How is Home Health Nursing Different from Hospital Nursing?
There is a lot of discussion now about the concept of “hospital at home.” Many of the services that were once offered in a hospital setting can now be provided at home.
As a result, many nurses and therapists who once felt limited to a hospital setting are now interested in home health careers. This gives them a chance to utilize the skills they gained in the hospital while spending more time one-on-one with each patient.
So what are some of the key differences between a home health and a hospital career? Hear from some of our nurses to find out exactly what it’s like to be a home health nurse.
1. Goals of Home Health vs. Hospital Care
Kevin Holstein, RN, CMSRN, explained that the goals of hospital care are fundamentally different from caring for a patient at home.
“Our goal in the hospital, as it should be, was to get the patients as stable as possible and get them back home,” Holstein said. “In the hospital, we were very task-oriented. I might have five or six patients, and medications to distribute, blood to draw, IVs to hang. It is one task after another, one nursing skill after another. I didn’t have a lot of time to do preventative medicine to keep them from coming back to the hospital.
“In the home health setting, it’s just the opposite,” he said. “You have so much time to do teaching and make sure they know what exacerbations to watch for. You help with diet, with mood, with sleep… all the different things that go into a patient’s healing.”
2. Develop Deeper Relationships with Patient
Several A Path of Care Network employees commented about the special relationships that develop with patients when they have time to get to know them and talk with their families.
“Just hearing their stories… they kind of become like a second family to you,” Stephanie Ruby, RN, said. “They want to hear about your kids and what’s going on in your life. A lot of times, I’m the only person a patient gets to see. Some don’t have caregivers who can come by, especially during the COVID outbreaks. I like to not only educate them and provide care, but also take time to really talk to them.”
It’s almost like “being adopted,” according to CEO Brian Wilson, R.Ph. “When you go into these homes, they look at you… overtime… as a part of their family. And you might just wind up getting adopted,” Wilson said with a smile. “I have a daughter who’s a speech therapist and she still stays in touch with some former patients. It’s really a family mentality.”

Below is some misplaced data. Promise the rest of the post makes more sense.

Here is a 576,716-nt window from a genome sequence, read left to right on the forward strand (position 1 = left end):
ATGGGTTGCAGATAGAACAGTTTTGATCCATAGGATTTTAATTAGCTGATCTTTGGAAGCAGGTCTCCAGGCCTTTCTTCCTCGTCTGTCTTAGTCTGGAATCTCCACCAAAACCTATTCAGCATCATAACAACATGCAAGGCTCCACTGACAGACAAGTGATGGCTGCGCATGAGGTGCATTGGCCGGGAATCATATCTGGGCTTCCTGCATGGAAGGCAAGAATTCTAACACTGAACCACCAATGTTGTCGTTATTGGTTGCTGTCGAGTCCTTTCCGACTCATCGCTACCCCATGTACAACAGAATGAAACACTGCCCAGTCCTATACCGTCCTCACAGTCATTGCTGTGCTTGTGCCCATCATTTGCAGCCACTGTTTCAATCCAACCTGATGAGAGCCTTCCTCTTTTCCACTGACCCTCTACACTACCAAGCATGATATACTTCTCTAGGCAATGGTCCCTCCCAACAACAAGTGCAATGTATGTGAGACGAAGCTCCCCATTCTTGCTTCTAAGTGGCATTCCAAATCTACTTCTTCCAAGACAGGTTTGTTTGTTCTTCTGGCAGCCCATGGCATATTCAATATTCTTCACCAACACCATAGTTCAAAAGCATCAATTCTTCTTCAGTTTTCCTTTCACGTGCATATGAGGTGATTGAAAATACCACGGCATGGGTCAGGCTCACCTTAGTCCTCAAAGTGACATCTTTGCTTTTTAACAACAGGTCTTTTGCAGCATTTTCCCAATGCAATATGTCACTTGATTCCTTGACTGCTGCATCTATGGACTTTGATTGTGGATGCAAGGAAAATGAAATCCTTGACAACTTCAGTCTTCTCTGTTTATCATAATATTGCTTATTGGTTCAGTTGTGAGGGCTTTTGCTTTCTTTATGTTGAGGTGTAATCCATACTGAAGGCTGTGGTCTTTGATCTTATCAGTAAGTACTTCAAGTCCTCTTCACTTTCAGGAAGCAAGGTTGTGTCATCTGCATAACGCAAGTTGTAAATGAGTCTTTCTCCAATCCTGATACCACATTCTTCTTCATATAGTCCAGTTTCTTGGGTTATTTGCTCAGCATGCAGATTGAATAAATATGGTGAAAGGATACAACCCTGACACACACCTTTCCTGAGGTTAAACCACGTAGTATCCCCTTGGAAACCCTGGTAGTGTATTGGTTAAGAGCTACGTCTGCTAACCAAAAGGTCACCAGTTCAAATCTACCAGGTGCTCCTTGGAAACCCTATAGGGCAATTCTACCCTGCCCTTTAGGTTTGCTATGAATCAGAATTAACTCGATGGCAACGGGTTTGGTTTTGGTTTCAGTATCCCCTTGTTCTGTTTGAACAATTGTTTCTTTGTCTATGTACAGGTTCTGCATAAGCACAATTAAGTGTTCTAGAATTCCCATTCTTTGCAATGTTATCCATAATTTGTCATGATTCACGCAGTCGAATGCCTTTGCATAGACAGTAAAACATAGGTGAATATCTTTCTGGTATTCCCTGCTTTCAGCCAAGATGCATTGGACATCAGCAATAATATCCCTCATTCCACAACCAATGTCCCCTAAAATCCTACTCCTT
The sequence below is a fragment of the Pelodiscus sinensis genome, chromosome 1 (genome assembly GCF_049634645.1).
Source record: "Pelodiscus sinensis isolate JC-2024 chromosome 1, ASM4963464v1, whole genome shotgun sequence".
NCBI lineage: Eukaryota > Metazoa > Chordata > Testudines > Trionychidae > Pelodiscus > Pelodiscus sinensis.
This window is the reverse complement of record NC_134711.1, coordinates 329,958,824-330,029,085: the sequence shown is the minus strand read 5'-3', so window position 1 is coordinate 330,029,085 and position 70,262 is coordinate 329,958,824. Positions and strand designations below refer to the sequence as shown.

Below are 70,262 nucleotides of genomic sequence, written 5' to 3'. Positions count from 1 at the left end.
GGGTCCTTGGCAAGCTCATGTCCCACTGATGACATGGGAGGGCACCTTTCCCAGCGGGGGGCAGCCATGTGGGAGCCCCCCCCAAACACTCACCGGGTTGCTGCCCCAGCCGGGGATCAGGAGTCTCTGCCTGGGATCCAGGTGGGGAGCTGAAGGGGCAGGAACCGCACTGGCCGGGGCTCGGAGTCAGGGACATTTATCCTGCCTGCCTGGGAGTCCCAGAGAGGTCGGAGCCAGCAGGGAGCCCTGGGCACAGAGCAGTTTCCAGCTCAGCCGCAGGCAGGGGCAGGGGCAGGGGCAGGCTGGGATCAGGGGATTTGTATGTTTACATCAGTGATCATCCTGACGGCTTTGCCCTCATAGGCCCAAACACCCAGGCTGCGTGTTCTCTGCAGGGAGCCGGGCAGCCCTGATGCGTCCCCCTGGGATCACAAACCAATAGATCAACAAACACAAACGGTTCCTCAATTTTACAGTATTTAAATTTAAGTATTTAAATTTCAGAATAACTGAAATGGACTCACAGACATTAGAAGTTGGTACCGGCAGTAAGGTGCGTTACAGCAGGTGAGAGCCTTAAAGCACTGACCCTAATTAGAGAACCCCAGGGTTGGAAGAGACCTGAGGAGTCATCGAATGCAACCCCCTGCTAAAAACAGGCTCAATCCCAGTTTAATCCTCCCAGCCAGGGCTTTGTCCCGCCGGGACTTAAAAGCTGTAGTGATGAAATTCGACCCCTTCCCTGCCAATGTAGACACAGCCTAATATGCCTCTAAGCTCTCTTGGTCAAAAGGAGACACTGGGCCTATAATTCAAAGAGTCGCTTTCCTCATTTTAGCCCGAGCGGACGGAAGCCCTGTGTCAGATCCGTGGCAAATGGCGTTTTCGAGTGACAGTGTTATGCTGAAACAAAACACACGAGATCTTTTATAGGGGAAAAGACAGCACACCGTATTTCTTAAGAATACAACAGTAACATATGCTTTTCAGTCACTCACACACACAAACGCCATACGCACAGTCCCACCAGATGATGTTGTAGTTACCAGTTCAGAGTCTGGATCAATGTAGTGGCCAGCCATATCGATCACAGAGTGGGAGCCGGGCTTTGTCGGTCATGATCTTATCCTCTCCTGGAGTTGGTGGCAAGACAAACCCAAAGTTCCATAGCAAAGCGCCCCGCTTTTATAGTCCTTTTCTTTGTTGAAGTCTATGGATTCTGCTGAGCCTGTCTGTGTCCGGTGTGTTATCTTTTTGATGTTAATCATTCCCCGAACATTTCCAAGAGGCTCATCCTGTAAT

3. Maximize Your Nursing Skills
“Sometimes we get stuck in one area and don’t realize there are other things out there. But we need all types of nurses,” said Holstein. “We see psychiatric patients, we see medical-surgical patients, we see post-operative patients. If you are proficient in a specific area of nursing, I guarantee you there’s a patient at home somewhere that could benefit from those skills.”
“I love the independence and I feel like it really makes me a strong nurse,” Ruby said. “I’m not just stuck in one setting. I get to do all of it. I feel like my wound care skills have gotten really great. I’m using every skill I have. I have to say that being hands-on, being involved really keeps me up to par where I need to be as a nurse.”
Wilson explained that there are many more services that can be provided at home now to manage complex patients. “We have highly skilled nursing, IV therapy, pain management, physical and occupational therapy, new types of equipment and supplies. All of this helps patients heal safely at home. We provide a great deal of training to keep our clinicians on the cutting edge of care.”
4. More Time with Patients
“What I love about home health is the one-on-one setting,” Ruby explained. “I don’t have 14 people down the hall waiting for me. While I’m with a patient, that patient gets all my time and focus. There’s no rush.”
“It goes back to having the time to be able to spend with the patient to prevent them from going back to the hospital,” Holstein said. “We can affect not only what happened during their surgery or hospital stay but help them with their diet and their emotional health, their mental health, their physical health. We have the opportunity to actually look at a patient as a whole person and keep them from going back to the hospital. We can help them avoid exacerbations and extend their lives.”
“You really get to know that person and they look forward to you coming,” Holstein said. “You may only be there 45 minutes or an hour, but it’s time that helps their healing. And it does something for you as well.”
Are You Ready to Start Your Home Health Career?
Home health nurses are at the cutting edge of care and, now more than ever, are essential for keeping Americans safe and healthy. If you’re ready to start your career in home health, then start it with Sooner. Visit our careers page to see option positions for nurses, aids, and more.